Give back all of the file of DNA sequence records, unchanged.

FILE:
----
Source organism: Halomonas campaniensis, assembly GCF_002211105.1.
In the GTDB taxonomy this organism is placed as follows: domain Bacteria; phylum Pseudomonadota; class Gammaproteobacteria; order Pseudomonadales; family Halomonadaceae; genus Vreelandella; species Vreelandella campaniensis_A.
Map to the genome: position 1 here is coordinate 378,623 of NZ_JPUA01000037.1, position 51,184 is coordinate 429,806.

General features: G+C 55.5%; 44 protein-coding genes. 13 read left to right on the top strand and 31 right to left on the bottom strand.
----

Source organism: Halomonas campaniensis, assembly GCF_002211105.1.
In the GTDB taxonomy this organism is placed as follows: domain Bacteria; phylum Pseudomonadota; class Gammaproteobacteria; order Pseudomonadales; family Halomonadaceae; genus Vreelandella; species Vreelandella campaniensis_A.
Map to the genome: position 1 here is coordinate 378,623 of NZ_JPUA01000037.1, position 51,184 is coordinate 429,806.

General features: G+C 55.5%; 44 protein-coding genes. 13 read left to right on the top strand and 31 right to left on the bottom strand.